There are impending dangers that may jeopardize the peace talks, especially when odds are pitted against both the parties – Taliban and President Ashraf Ghani’s government. In the entire gamut, the U.S. and Pakistan’s role is considered crucial in nudging the sides whenever they stray out of the ring or try to play foul.
For Ashraf Ghani, survival of his government is at stake. His credentials as democratically elected and duly recognized by the international community, are strong. His government also represents the wider spectrum of Afghan ethnic and religious mosaic. The American military and financial support for Ashraf Ghani further reinforces the political strength that the current dispensation enjoys in the country. However, his government suffers vulnerability due to Taliban’s military prowess which limits his writ to major urban centers while Taliban have a sway in the countryside.
Whether we like it or not, Taliban are a reality and cannot be wished away even if they have been a pariah till recently. It was the Americans who compromised while reaching an agreement with the Taliban and bypassed Ghani. So far, Taliban have been sticking to their part of the deal and have not attacked American or NATO forces which is why none of their soldiers have been killed ever since signing of the Doha Agreement.
However, their reluctance to agree to a ceasefire has become a sore point for the religious militia and cast doubts about their seriousness to the intra-Afghan dialogue. Their reticence to come out clearly on women’s rights is equally disturbing for Afghan women and human rights activities throughout the world. It appears that Taliban may be marking time for the withdrawal of the American troops to play their final card and push for a military victory.
However, some circles are skeptical of the American attitude, especially its delaying tactics with regard to de-listing of Taliban from the 1267 Committee of the United Nations Security Council, a commitment the U.S. had to fulfill under the agreement by the end of May last year. Similarly, American air attacks on Taliban positions, in support of the Ghani government, may have forced the Taliban to adopt a gradual approach on the issue of ceasefire.
It should not be surprising how the Afghan parties involved in persistent conflict during the past four decades are suffering from distrust and one-upmanship. In a situation where Taliban think that they are a winning party, their approach to negotiation remains tough and, at times, non-compromising. It seems that the Taliban would wait for the Biden administration to take over before deciding about their future course of action. Till then, they may prefer a fight-and-talk approach.
The impression in Pakistan is that the Biden administration is likely to continue with President Trump’s policy on withdrawal of troops from Afghanistan although Mr. Biden may be amenable to American establishment’s advice of retaining a couple of bases in the country. This implies that while as per the agreement with the Taliban the U.S. troops are bound to leave Afghanistan by May 2021, there are possibilities that their stay may be extended. Extension of the U.S. stay would be possible with the consent of the Taliban, failing which the war would go on.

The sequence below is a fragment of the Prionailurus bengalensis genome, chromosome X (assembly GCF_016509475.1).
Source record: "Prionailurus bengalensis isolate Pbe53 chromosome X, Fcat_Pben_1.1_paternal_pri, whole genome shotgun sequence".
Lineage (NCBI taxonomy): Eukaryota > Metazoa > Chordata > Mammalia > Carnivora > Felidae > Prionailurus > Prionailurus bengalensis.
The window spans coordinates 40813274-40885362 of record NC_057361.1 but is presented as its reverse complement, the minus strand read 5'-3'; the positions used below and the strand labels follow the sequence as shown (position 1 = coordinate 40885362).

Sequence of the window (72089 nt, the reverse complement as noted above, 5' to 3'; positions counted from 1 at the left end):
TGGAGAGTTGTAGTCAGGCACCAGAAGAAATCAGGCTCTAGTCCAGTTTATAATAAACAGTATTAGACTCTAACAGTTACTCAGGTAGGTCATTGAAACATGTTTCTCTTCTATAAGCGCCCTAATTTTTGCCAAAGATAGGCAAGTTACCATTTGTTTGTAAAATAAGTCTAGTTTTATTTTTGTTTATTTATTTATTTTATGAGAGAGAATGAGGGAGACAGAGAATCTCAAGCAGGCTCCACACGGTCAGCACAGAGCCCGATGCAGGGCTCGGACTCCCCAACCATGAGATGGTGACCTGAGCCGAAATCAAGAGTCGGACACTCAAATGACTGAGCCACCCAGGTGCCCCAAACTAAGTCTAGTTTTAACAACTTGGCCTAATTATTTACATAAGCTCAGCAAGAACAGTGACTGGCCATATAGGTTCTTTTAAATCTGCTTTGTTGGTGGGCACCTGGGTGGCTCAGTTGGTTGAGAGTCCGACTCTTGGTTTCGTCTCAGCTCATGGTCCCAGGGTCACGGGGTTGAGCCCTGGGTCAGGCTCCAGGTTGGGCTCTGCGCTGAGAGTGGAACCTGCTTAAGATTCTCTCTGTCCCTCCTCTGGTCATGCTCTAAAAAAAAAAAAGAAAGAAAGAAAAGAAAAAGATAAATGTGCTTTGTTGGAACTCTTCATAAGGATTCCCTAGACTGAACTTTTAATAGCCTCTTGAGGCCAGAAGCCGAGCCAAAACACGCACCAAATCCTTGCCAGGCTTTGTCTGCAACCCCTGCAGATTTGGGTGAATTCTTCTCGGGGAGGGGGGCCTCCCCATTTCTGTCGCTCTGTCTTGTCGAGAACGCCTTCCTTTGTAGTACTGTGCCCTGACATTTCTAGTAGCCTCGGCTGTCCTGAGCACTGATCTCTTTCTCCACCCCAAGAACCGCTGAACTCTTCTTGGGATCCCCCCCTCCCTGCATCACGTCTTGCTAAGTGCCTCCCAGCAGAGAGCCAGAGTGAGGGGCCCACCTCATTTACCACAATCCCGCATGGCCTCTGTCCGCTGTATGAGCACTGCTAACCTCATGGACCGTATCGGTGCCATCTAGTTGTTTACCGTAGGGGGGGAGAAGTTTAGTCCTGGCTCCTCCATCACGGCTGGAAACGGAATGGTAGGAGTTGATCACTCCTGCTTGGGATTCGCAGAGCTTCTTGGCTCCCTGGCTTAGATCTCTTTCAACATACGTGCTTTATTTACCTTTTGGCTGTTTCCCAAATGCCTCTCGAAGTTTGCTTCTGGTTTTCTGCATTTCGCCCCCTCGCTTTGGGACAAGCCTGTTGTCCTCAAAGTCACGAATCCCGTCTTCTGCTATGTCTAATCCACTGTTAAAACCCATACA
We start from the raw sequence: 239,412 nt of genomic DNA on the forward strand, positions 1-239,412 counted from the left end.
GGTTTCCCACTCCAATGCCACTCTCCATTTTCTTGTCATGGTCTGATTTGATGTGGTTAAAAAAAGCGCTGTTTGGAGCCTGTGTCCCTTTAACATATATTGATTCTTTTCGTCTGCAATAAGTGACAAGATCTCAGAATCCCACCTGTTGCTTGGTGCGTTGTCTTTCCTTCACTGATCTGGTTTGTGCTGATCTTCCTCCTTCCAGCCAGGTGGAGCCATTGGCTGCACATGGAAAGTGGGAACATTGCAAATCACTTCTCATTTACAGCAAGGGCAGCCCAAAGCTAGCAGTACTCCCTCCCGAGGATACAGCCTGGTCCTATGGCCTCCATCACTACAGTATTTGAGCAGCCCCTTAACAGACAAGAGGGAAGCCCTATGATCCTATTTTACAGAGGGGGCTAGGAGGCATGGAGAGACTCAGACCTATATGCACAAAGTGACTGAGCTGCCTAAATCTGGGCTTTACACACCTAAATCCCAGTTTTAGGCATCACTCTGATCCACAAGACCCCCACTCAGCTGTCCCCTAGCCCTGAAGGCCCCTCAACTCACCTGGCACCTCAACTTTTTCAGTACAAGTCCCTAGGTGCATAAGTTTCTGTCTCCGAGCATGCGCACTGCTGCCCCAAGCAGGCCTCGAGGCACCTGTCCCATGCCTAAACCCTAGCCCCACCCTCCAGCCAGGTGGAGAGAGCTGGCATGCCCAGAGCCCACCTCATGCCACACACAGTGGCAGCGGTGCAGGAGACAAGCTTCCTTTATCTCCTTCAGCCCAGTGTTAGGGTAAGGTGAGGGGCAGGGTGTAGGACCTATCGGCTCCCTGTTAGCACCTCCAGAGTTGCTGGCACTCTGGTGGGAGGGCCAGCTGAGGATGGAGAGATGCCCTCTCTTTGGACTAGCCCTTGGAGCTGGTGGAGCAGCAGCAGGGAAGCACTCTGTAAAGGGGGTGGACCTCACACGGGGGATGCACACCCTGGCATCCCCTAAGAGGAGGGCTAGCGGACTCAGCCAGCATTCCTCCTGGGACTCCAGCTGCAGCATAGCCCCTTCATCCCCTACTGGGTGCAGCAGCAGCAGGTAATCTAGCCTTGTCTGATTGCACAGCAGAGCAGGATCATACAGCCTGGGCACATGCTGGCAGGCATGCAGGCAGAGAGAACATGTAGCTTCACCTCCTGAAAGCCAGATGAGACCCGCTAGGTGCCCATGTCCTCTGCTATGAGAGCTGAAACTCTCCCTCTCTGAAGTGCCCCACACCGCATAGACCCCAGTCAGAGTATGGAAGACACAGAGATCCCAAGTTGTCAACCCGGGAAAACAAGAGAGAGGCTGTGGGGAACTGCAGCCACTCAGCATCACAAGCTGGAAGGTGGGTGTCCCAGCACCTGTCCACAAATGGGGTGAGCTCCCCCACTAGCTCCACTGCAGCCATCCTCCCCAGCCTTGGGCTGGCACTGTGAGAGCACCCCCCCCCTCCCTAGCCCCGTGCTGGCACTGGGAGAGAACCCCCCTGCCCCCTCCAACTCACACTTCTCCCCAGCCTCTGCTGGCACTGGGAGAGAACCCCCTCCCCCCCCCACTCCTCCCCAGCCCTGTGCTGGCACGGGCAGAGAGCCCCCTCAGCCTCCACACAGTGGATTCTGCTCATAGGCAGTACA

Having learnt its bitter lesson of the past when all eggs were put in one basket, Pakistan seems to have adjusted its Afghan policy according to the obtaining situation; it’s been striving to reach out to all Afghan factions as well as the Ashraf Ghani government to maintain a balance in its approach towards the negotiating parties. Pakistan’s policy of neutrality has accrued some positive results. For the first time, an Afghan government had to welcome the visit of a Taliban delegation to Pakistan last month as prior to the visit Pakistan had taken Ghani into confidence.
Secondly, on the bilateral plane, Prime Minister Imran Khan’s maiden visit to Kabul in November last year served to assuage Afghan government’s concerns. His government’s actions in easing out visa restrictions (150,000 visa issued in past two months besides 12,000 online visas), opening of two additional border markets, grant of 3000 scholarships to Afghan students, introduction of tele-medicine for far-flung areas of Afghanistan and, offer of Preferential Trade Agreement (PTA) leading to Free Trade Agreement (FTA), are some of the important measures meant to raise the comfort level of the Afghan government.
Thirdly, the government has decided not to close the border with Afghanistan in case of an untoward incident. The purpose is to avoid unnecessary hardships to common man if an unpleasant incident occurs along the border. Henceforth, for the closure of border, authorities will have to seek the permission of the prime minister.
Fourthly, Afghan authorities are now coming round to the idea of utilizing the country’s geography and making it a transit hub. This augurs well for the overall connectivity pursued by Pakistan bilaterally as well as through the China-Pakistan Economic Corridor (CPEC).
In an environment of elusive peace, agreement between the Afghan government and Taliban on the agenda of the intra-Afghan dialogue is a positive development. How the ensuing dialogue process unfolds would be keenly watched by the internal and external stakeholders although spoilers would continue their efforts to derail the process. For Pakistan, stakes are equally high. While success of peace process may have many claimants, it’s the failure which is likely to be dumped at Pakistan’s doors. Perhaps, this is the reason that Pakistan is now engaged with all the Afghan stakeholders without playing favorites.
Note: This article appeared in Daily CGTN dated 11 January 2021.
Disclaimer: The views expressed in the article are of the author and do not necessarily represent Institute’s policy.